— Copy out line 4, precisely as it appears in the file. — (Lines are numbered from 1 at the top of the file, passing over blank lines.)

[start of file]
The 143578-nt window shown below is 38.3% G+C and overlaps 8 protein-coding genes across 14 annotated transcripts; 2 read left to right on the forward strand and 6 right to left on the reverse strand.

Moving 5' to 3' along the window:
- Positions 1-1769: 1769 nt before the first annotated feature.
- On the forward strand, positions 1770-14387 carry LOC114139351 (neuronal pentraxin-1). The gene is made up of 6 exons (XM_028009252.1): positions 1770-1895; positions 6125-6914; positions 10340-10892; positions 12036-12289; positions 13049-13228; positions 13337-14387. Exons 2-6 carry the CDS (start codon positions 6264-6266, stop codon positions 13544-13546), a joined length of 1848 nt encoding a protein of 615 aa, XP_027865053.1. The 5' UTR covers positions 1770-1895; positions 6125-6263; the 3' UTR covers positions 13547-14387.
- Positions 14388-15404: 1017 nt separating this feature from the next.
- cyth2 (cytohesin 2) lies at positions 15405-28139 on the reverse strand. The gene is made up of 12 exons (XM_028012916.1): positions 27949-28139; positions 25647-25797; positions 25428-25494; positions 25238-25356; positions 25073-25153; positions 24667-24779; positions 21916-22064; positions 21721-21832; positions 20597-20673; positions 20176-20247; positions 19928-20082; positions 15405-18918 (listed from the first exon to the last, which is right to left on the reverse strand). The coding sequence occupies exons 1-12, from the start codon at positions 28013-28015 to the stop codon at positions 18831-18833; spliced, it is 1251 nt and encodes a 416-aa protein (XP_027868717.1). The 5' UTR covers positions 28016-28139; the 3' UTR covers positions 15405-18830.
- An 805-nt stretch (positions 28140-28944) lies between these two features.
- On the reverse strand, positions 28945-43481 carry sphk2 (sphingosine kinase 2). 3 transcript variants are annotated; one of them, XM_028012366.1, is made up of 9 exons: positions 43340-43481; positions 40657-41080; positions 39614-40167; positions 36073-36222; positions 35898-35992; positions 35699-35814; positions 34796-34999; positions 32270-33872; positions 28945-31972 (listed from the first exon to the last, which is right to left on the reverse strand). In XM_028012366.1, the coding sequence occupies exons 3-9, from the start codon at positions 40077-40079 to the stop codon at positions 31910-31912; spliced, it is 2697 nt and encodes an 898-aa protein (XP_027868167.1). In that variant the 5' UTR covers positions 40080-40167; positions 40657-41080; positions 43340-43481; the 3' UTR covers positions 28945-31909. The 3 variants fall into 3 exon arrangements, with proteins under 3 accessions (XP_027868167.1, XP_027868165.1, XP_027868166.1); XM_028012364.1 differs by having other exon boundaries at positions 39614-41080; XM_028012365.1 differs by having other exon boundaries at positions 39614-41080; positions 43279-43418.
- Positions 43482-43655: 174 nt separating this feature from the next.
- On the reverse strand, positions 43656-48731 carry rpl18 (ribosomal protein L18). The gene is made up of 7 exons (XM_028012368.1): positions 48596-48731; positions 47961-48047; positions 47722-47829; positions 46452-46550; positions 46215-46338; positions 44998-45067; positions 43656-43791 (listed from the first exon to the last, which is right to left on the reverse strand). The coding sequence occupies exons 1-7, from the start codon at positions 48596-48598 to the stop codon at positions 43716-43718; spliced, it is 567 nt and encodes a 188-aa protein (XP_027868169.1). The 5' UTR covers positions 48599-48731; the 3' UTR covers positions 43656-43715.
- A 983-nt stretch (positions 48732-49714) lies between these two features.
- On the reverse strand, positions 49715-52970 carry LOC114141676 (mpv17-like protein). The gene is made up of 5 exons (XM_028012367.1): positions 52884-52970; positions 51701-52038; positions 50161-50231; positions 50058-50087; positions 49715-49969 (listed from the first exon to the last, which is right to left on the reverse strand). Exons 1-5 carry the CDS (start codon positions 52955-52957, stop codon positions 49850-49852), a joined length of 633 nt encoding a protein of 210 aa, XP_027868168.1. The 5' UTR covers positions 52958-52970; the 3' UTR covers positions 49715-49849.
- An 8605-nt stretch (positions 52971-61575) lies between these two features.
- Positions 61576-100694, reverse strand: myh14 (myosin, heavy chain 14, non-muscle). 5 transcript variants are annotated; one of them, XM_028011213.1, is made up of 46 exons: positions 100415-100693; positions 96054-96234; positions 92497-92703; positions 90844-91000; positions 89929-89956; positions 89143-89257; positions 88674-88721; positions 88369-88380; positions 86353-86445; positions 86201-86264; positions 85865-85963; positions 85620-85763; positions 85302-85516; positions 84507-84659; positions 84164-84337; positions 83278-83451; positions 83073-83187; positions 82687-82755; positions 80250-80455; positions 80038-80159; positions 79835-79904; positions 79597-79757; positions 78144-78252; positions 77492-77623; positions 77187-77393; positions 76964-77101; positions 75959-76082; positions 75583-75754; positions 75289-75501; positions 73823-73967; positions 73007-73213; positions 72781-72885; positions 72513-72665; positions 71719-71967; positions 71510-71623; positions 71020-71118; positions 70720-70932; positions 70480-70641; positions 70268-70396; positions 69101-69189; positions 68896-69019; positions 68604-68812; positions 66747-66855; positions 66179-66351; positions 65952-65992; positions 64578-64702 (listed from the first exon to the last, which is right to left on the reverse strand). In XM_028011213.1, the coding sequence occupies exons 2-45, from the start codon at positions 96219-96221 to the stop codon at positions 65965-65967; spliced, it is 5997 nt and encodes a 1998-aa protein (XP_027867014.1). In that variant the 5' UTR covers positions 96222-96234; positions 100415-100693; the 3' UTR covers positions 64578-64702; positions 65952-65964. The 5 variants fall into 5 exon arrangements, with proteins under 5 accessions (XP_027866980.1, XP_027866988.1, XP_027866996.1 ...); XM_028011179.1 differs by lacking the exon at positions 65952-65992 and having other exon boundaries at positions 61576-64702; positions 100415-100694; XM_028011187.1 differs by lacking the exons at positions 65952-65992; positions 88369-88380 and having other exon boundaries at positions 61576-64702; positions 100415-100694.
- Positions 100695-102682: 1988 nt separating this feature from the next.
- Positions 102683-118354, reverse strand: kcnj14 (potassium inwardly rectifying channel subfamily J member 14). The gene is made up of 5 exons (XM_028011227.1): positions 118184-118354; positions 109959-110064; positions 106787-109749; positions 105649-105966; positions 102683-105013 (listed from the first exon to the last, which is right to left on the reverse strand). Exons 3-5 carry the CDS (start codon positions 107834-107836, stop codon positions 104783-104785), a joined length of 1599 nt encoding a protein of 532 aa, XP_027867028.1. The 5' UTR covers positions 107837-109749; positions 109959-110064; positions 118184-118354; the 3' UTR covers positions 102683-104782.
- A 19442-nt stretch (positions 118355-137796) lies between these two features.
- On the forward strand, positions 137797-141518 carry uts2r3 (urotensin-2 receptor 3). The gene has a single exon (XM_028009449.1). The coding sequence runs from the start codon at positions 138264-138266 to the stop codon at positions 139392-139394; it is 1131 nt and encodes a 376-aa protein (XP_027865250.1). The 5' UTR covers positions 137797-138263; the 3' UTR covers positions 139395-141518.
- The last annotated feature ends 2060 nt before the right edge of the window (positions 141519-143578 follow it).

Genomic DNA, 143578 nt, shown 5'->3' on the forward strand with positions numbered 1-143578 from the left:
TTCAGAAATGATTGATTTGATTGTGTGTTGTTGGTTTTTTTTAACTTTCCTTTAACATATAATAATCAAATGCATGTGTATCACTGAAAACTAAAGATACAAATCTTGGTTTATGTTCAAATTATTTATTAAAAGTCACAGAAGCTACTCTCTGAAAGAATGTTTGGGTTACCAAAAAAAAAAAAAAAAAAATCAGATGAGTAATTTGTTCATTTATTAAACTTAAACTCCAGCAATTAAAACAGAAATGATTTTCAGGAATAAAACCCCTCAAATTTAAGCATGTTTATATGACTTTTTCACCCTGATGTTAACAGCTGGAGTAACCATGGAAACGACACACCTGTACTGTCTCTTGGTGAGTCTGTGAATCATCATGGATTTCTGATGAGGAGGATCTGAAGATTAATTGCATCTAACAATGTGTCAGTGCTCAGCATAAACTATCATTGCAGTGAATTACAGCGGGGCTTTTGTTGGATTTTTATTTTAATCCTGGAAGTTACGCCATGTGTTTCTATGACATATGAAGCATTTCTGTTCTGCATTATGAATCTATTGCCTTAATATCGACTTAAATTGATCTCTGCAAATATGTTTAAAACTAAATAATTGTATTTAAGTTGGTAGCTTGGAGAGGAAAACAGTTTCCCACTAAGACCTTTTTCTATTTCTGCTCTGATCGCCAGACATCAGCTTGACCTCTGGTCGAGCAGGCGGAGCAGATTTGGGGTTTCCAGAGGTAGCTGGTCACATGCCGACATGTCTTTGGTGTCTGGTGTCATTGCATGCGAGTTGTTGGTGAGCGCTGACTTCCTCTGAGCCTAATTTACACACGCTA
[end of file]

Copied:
- On the forward strand, positions 1770-14387 carry LOC114139351 (neuronal pentraxin-1). The gene is made up of 6 exons (XM_028009252.1): positions 1770-1895; positions 6125-6914; positions 10340-10892; positions 12036-12289; positions 13049-13228; positions 13337-14387. Exons 2-6 carry the CDS (start codon positions 6264-6266, stop codon positions 13544-13546), a joined length of 1848 nt encoding a protein of 615 aa, XP_027865053.1. The 5' UTR covers positions 1770-1895; positions 6125-6263; the 3' UTR covers positions 13547-14387.